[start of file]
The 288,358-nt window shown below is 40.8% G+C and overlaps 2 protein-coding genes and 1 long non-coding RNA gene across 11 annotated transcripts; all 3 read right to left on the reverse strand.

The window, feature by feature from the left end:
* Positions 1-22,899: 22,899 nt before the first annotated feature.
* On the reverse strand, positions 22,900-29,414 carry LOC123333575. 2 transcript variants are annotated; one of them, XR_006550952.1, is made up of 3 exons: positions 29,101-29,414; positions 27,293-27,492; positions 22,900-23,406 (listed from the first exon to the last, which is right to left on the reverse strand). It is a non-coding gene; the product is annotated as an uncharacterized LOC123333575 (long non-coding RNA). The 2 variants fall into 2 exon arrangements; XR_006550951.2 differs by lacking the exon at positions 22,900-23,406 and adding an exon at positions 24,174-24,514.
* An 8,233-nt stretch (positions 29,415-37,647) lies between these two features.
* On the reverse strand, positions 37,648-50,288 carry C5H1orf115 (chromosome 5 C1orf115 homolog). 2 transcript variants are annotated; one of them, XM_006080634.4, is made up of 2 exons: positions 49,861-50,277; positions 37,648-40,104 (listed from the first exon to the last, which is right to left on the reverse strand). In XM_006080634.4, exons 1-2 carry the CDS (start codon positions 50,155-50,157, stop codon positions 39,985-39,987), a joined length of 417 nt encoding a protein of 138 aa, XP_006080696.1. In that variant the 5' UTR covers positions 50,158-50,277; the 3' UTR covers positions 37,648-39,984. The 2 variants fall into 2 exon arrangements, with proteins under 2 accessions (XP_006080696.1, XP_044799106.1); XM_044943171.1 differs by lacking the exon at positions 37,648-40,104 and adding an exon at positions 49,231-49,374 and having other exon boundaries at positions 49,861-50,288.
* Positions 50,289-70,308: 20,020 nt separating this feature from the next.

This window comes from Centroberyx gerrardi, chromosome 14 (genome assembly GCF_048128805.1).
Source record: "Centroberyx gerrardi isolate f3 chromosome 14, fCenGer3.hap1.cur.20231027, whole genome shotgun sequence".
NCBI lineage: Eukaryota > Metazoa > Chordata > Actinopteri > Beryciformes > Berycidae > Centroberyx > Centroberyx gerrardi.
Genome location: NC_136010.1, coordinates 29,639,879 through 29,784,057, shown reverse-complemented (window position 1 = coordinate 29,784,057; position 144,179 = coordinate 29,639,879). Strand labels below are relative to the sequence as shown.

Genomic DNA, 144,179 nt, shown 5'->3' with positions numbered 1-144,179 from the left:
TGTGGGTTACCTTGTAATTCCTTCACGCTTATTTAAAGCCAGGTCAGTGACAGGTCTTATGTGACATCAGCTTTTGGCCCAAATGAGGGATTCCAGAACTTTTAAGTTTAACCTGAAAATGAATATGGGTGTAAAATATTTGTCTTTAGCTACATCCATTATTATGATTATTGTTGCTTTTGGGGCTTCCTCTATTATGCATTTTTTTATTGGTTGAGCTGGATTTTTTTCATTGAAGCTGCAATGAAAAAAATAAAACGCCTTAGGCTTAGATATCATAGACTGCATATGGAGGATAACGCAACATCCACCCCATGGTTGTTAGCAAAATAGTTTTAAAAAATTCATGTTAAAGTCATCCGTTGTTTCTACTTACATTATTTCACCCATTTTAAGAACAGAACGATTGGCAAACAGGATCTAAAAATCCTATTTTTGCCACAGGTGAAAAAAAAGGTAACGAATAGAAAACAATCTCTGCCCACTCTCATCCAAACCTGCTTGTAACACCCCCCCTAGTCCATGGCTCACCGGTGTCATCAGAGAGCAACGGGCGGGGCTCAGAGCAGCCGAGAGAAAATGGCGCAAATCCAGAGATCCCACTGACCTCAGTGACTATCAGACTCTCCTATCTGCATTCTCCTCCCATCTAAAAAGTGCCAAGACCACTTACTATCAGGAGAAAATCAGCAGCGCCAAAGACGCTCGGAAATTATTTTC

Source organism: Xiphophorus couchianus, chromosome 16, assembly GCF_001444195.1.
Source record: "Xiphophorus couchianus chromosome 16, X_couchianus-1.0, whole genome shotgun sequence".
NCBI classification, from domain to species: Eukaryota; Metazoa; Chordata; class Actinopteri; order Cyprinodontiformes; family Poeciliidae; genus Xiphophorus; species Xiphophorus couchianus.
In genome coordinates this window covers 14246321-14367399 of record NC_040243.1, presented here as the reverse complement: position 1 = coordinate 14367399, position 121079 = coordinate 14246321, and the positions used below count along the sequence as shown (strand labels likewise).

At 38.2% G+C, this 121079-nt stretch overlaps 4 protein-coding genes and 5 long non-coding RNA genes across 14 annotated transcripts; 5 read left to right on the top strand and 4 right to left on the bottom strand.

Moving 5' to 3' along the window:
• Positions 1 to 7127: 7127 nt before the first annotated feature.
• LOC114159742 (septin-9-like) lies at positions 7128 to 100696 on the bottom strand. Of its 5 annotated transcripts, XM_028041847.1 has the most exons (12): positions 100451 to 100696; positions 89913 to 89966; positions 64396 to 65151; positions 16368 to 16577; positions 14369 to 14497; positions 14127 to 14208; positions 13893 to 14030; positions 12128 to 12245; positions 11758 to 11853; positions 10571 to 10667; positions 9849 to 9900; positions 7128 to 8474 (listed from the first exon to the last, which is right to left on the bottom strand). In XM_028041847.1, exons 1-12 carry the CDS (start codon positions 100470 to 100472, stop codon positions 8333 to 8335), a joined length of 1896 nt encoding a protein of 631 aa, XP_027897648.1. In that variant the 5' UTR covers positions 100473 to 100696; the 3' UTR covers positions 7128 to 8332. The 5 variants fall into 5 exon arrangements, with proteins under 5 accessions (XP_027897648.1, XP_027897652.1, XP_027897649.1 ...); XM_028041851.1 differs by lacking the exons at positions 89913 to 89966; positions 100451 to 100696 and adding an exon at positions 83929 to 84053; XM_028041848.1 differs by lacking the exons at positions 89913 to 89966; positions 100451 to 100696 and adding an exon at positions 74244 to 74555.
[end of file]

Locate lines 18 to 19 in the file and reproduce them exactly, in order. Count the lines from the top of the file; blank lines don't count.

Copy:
At 38.2% G+C, this 121079-nt stretch overlaps 4 protein-coding genes and 5 long non-coding RNA genes across 14 annotated transcripts; 5 read left to right on the top strand and 4 right to left on the bottom strand.

Moving 5' to 3' along the window: